Everyone’s history deserves to be told. One of the principal reactions I had to David Grann’s new book, about a series of heinous murders committed against wealthy Osage Indians in the 1920s, was incredulity that I had never heard even an inkling about this terrible chapter in American history.
The story, in brief: after being forced out of their original homeland the Osage Indians found themselves on a rocky, arid plain in Oklahoma that was given to them essentially because no one else wanted it. The Osage were smart enough to ensure that the terms of their agreement gave them the rights to any minerals and materials underneath their land. Each member of the tribe owned a share of the mineral rights, so when oil was struck they all hit it rich. For a time the Osage were the richest group of people per capita in the United States.
As you can probably imagine, a bunch of Indians getting all this money made many white people upset. The government also wasn’t thrilled, and they took the extraordinary step of declaring full-blooded Osage incapable of managing their own finances, appointing white “guardians” to authorize all their spending. White merchants in the Oklahoma boomtowns reached unprecedented heights in price-gouging, charging the Osage exorbitant markups on everything.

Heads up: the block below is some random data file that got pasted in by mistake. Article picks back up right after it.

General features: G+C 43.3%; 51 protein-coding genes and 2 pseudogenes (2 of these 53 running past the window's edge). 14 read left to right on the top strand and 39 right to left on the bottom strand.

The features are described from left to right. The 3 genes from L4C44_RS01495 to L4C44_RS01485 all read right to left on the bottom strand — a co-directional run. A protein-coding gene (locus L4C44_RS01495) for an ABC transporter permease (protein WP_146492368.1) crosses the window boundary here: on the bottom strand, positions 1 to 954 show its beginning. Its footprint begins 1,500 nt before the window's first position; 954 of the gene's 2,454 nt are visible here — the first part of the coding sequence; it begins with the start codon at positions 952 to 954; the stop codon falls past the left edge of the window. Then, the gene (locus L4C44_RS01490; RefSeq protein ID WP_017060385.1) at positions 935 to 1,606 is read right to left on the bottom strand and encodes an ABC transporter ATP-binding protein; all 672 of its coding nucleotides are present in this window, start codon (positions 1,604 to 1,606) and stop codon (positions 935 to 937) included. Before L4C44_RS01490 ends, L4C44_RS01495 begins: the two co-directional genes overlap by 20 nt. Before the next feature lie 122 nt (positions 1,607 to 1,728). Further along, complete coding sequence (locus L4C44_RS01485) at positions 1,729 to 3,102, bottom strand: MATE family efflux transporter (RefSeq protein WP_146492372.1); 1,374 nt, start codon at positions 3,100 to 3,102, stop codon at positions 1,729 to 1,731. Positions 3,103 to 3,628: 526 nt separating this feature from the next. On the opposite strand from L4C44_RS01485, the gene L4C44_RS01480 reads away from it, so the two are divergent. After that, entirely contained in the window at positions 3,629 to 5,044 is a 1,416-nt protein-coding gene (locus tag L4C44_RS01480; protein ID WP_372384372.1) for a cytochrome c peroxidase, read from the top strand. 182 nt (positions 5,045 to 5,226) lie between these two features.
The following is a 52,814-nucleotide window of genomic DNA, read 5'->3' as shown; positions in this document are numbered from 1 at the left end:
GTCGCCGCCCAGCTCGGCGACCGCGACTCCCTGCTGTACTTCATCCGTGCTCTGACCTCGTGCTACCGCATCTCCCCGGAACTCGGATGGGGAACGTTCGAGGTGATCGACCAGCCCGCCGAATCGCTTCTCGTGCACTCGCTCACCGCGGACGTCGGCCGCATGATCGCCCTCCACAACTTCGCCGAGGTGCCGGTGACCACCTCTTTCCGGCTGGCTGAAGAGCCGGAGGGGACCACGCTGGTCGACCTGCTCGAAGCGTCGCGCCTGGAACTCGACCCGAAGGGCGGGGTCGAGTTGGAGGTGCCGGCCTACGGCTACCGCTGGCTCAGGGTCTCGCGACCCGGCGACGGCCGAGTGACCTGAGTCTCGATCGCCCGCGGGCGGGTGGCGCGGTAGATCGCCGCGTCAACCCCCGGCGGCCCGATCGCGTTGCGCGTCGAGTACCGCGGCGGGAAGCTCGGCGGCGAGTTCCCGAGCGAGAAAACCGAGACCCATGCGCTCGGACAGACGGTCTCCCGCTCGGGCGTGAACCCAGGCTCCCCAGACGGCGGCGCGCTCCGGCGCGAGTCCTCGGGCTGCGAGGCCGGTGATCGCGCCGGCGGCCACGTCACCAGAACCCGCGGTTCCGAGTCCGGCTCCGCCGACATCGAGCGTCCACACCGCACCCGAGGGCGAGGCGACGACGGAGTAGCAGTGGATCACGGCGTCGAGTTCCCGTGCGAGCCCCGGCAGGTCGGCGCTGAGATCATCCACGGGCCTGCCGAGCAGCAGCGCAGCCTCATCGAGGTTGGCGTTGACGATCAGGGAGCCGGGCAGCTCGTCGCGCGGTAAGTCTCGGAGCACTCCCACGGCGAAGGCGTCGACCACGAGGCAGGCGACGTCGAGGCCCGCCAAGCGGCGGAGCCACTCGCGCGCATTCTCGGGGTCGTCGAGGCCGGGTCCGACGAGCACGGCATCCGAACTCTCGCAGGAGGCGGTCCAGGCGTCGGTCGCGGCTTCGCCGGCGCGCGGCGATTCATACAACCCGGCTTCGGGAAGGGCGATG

These indignities were bad enough but eventually the situation deteriorated into mayhem. Members of the tribe began dying in violent or suspicious manners. Grann’s book begins with the story of Mollie Burkhart, a wealthy, full-blooded Osage whose family was picked off one by one, with one sister shot, another sister blown up, and her mother poisoned.
Local authorities got nowhere in their investigation, due to a combination of incompetence and corruption. Eventually the brand new FBI took over the case, with J. Edgar Hoover himself appointing a former Texas Ranger named Tom White to the job.
At this point the book becomes more of a straight-ahead account of White’s team and their investigation, the difficulties they faced and the hard-fought victories they won. It’s a bit unfortunate that during this stretch the book sidelines the Osage themselves, but Grann is holding something back for the book’s hard-hitting final section, when his original reporting adds some terrifying context to the story. While the whole story will never be known, Grann has clearly put forth a monumental effort and answered as many questions as anyone could.